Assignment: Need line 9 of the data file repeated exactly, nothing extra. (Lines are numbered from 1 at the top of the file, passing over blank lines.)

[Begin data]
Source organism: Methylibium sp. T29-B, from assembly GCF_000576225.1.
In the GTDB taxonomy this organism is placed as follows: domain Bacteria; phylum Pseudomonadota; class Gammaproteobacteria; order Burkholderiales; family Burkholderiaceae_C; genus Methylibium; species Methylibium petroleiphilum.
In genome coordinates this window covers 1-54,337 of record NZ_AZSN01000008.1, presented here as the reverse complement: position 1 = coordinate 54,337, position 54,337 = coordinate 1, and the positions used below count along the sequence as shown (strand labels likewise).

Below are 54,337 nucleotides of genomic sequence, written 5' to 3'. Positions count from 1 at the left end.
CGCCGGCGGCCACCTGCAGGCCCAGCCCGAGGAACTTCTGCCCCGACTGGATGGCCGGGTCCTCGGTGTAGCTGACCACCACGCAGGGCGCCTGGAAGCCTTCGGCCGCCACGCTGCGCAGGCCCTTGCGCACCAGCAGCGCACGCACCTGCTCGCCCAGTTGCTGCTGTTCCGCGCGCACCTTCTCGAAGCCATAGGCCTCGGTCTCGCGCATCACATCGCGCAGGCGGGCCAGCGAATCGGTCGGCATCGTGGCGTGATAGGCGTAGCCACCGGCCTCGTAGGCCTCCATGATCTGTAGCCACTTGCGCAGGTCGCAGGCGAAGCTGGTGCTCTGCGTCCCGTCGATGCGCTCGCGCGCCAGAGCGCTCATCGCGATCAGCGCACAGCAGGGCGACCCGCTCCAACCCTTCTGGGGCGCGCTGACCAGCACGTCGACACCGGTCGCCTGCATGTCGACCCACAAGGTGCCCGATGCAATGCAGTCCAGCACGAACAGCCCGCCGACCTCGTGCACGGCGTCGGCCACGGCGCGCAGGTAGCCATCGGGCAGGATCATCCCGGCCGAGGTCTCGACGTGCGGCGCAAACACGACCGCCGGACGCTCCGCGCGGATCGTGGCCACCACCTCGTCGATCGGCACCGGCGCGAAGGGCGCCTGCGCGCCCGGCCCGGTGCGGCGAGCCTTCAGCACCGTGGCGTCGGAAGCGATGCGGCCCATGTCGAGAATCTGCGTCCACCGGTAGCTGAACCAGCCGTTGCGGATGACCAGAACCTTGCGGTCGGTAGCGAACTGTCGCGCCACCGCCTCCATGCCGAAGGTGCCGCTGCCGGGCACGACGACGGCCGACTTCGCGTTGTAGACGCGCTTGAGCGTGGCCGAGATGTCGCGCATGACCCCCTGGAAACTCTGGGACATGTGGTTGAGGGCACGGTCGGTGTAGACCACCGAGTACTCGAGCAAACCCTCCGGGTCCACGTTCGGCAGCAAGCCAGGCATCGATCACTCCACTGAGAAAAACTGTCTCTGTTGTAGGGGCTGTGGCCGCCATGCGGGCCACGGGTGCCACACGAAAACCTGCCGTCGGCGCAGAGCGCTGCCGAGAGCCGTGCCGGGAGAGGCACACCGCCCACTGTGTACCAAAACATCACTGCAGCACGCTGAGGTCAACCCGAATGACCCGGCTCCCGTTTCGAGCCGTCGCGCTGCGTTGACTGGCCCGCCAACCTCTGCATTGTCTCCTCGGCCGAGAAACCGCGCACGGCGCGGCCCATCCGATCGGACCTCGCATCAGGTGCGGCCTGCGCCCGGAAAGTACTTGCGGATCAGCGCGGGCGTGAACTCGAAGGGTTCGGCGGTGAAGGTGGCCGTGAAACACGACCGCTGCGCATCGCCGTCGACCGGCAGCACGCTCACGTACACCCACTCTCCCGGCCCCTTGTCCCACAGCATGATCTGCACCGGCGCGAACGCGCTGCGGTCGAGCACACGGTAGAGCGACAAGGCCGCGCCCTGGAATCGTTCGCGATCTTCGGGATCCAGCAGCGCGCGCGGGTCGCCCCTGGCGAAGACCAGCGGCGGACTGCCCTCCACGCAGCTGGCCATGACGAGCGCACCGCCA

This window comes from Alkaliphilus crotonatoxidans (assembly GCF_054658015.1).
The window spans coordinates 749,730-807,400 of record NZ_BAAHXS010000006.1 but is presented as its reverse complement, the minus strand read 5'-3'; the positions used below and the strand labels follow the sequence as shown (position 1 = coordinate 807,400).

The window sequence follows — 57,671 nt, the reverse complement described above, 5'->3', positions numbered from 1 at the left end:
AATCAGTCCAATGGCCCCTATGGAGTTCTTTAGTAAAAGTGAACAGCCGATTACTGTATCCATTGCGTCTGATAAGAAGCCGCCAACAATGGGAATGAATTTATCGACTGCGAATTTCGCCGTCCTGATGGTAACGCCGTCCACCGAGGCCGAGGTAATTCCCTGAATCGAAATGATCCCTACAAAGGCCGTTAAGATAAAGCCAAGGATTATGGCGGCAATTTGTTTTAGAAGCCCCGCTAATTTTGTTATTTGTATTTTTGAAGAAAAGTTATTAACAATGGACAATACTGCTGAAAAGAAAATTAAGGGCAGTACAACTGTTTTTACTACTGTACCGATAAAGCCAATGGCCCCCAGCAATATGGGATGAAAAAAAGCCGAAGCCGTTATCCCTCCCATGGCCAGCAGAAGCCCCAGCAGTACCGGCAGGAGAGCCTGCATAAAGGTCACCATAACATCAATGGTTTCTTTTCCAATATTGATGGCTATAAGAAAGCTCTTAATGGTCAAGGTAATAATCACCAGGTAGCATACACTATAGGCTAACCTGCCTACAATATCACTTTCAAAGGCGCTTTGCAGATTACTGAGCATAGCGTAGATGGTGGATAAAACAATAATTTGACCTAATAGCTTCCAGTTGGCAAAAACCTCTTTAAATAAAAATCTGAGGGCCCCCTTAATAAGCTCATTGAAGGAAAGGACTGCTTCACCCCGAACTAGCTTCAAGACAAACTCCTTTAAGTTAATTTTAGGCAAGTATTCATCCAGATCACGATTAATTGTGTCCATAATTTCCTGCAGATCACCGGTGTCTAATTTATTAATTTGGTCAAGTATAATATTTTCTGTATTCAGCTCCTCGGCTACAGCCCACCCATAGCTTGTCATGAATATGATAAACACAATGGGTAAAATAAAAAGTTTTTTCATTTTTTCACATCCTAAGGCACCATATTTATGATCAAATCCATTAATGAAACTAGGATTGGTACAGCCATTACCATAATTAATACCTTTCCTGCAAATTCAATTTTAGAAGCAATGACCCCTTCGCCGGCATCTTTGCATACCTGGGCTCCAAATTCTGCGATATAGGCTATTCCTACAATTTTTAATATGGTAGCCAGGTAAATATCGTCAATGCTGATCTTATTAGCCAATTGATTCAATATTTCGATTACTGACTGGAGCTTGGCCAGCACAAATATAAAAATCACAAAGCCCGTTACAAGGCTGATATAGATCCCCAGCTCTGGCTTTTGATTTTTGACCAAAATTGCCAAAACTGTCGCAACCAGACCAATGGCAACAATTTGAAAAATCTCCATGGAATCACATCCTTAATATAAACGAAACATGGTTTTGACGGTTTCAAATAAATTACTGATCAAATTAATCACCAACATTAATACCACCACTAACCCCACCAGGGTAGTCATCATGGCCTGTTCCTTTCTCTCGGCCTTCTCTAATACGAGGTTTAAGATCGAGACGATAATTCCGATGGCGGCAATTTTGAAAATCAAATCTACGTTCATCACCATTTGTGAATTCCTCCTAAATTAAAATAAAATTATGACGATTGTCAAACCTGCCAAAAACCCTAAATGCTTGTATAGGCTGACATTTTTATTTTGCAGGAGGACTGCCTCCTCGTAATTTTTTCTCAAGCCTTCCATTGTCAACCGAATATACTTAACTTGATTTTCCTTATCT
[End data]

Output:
AATCAGTCCAATGGCCCCTATGGAGTTCTTTAGTAAAAGTGAACAGCCGATTACTGTATCCATTGCGTCTGATAAGAAGCCGCCAACAATGGGAATGAATTTATCGACTGCGAATTTCGCCGTCCTGATGGTAACGCCGTCCACCGAGGCCGAGGTAATTCCCTGAATCGAAATGATCCCTACAAAGGCCGTTAAGATAAAGCCAAGGATTATGGCGGCAATTTGTTTTAGAAGCCCCGCTAATTTTGTTATTTGTATTTTTGAAGAAAAGTTATTAACAATGGACAATACTGCTGAAAAGAAAATTAAGGGCAGTACAACTGTTTTTACTACTGTACCGATAAAGCCAATGGCCCCCAGCAATATGGGATGAAAAAAAGCCGAAGCCGTTATCCCTCCCATGGCCAGCAGAAGCCCCAGCAGTACCGGCAGGAGAGCCTGCATAAAGGTCACCATAACATCAATGGTTTCTTTTCCAATATTGATGGCTATAAGAAAGCTCTTAATGGTCAAGGTAATAATCACCAGGTAGCATACACTATAGGCTAACCTGCCTACAATATCACTTTCAAAGGCGCTTTGCAGATTACTGAGCATAGCGTAGATGGTGGATAAAACAATAATTTGACCTAATAGCTTCCAGTTGGCAAAAACCTCTTTAAATAAAAATCTGAGGGCCCCCTTAATAAGCTCATTGAAGGAAAGGACTGCTTCACCCCGAACTAGCTTCAAGACAAACTCCTTTAAGTTAATTTTAGGCAAGTATTCATCCAGATCACGATTAATTGTGTCCATAATTTCCTGCAGATCACCGGTGTCTAATTTATTAATTTGGTCAAGTATAATATTTTCTGTATTCAGCTCCTCGGCTACAGCCCACCCATAGCTTGTCATGAATATGATAAACACAATGGGTAAAATAAAAAGTTTTTTCATTTTTTCACATCCTAAGGCACCATATTTATGATCAAATCCATTAATGAAACTAGGATTGGTACAGCCATTACCATAATTAATACCTTTCCTGCAAATTCAATTTTAGAAGCAATGACCCCTTCGCCGGCATCTTTGCATACCTGGGCTCCAAATTCTGCGATATAGGCTATTCCTACAATTTTTAATATGGTAGCCAGGTAAATATCGTCAATGCTGATCTTATTAGCCAATTGATTCAATATTTCGATTACTGACTGGAGCTTGGCCAGCACAAATATAAAAATCACAAAGCCCGTTACAAGGCTGATATAGATCCCCAGCTCTGGCTTTTGATTTTTGACCAAAATTGCCAAAACTGTCGCAACCAGACCAATGGCAACAATTTGAAAAATCTCCATGGAATCACATCCTTAATATAAACGAAACATGGTTTTGACGGTTTCAAATAAATTACTGATCAAATTAATCACCAACATTAATACCACCACTAACCCCACCAGGGTAGTCATCATGGCCTGTTCCTTTCTCTCGGCCTTCTCTAATACGAGGTTTAAGATCGAGACGATAATTCCGATGGCGGCAATTTTGAAAATCAAATCTACGTTCATCACCATTTGTGAATTCCTCCTAAATTAAAATAAAATTATGACGATTGTCAAACCTGCCAAAAACCCTAAATGCTTGTATAGGCTGACATTTTTATTTTGCAGGAGGACTGCCTCCTCGTAATTTTTTCTCAAGCCTTCCATTGTCAACCGAATATACTTAACTTGATTTTCCTTATCT